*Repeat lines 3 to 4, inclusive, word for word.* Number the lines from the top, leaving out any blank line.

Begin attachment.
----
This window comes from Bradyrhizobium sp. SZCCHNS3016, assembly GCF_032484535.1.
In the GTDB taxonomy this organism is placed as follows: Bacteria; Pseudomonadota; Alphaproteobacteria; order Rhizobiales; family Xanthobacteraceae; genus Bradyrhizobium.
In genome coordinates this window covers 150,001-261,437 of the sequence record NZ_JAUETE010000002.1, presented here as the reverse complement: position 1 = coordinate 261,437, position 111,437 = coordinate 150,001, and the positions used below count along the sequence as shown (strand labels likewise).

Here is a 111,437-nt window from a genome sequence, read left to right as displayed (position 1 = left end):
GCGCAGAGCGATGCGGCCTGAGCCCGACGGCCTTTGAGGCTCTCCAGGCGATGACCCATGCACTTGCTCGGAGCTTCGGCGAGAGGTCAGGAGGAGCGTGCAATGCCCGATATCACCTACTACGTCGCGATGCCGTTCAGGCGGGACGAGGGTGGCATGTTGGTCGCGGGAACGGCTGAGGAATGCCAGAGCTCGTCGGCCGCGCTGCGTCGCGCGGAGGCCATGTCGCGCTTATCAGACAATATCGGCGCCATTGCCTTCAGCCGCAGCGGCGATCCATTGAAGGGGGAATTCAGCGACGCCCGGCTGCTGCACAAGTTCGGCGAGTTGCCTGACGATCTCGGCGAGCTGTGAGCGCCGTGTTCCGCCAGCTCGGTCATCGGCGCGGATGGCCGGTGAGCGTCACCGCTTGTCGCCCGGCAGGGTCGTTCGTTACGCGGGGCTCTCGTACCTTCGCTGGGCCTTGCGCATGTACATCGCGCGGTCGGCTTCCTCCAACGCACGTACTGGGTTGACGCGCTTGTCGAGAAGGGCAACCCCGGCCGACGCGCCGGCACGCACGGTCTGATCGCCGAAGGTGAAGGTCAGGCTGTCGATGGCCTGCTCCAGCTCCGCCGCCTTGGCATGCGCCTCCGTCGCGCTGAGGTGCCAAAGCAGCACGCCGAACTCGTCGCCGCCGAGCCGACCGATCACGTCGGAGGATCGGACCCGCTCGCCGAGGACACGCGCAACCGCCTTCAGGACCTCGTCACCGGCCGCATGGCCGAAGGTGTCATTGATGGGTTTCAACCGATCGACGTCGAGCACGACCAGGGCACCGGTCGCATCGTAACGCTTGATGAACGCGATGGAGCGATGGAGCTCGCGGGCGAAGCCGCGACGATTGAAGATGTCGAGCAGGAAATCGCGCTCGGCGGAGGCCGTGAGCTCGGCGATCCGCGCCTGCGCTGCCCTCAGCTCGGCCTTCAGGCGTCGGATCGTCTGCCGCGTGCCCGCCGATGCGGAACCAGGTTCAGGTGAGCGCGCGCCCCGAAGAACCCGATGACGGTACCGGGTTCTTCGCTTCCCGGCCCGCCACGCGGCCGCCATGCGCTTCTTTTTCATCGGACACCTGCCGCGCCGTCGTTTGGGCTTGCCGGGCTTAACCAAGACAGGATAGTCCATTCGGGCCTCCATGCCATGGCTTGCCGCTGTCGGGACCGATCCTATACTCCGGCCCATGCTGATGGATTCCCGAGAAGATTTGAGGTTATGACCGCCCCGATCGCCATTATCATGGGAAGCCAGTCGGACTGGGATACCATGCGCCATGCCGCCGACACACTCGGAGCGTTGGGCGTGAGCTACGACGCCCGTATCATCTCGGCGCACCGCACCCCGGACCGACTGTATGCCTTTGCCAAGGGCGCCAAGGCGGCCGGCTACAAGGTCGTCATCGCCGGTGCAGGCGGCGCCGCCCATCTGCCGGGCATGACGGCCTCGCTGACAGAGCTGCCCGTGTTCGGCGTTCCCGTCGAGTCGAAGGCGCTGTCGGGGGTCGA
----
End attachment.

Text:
In genome coordinates this window covers 150,001-261,437 of the sequence record NZ_JAUETE010000002.1, presented here as the reverse complement: position 1 = coordinate 261,437, position 111,437 = coordinate 150,001, and the positions used below count along the sequence as shown (strand labels likewise).

Here is a 111,437-nt window from a genome sequence, read left to right as displayed (position 1 = left end):